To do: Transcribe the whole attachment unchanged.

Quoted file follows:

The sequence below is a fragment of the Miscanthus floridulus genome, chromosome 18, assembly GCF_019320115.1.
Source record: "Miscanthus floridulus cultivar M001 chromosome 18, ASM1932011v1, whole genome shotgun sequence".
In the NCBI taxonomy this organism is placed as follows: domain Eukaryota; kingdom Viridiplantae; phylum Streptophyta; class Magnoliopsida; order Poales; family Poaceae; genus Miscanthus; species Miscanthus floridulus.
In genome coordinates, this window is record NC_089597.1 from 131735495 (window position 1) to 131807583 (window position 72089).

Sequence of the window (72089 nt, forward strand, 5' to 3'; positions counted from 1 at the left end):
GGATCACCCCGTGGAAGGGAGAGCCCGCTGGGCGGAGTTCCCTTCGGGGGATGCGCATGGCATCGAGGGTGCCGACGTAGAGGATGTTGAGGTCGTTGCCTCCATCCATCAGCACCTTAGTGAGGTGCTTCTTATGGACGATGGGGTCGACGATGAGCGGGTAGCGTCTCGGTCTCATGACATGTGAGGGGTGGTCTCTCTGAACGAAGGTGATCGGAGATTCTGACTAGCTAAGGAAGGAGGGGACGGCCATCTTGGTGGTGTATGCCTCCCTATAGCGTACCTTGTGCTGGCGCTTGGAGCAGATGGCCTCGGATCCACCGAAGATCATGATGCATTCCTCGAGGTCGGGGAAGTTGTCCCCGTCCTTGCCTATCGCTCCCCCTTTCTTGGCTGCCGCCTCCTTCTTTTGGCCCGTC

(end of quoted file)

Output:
The sequence below is a fragment of the Miscanthus floridulus genome, chromosome 18, assembly GCF_019320115.1.
Source record: "Miscanthus floridulus cultivar M001 chromosome 18, ASM1932011v1, whole genome shotgun sequence".
In the NCBI taxonomy this organism is placed as follows: domain Eukaryota; kingdom Viridiplantae; phylum Streptophyta; class Magnoliopsida; order Poales; family Poaceae; genus Miscanthus; species Miscanthus floridulus.
In genome coordinates, this window is record NC_089597.1 from 131735495 (window position 1) to 131807583 (window position 72089).

Sequence of the window (72089 nt, forward strand, 5' to 3'; positions counted from 1 at the left end):
GGATCACCCCGTGGAAGGGAGAGCCCGCTGGGCGGAGTTCCCTTCGGGGGATGCGCATGGCATCGAGGGTGCCGACGTAGAGGATGTTGAGGTCGTTGCCTCCATCCATCAGCACCTTAGTGAGGTGCTTCTTATGGACGATGGGGTCGACGATGAGCGGGTAGCGTCTCGGTCTCATGACATGTGAGGGGTGGTCTCTCTGAACGAAGGTGATCGGAGATTCTGACTAGCTAAGGAAGGAGGGGACGGCCATCTTGGTGGTGTATGCCTCCCTATAGCGTACCTTGTGCTGGCGCTTGGAGCAGATGGCCTCGGATCCACCGAAGATCATGATGCATTCCTCGAGGTCGGGGAAGTTGTCCCCGTCCTTGCCTATCGCTCCCCCTTTCTTGGCTGCCGCCTCCTTCTTTTGGCCCGTC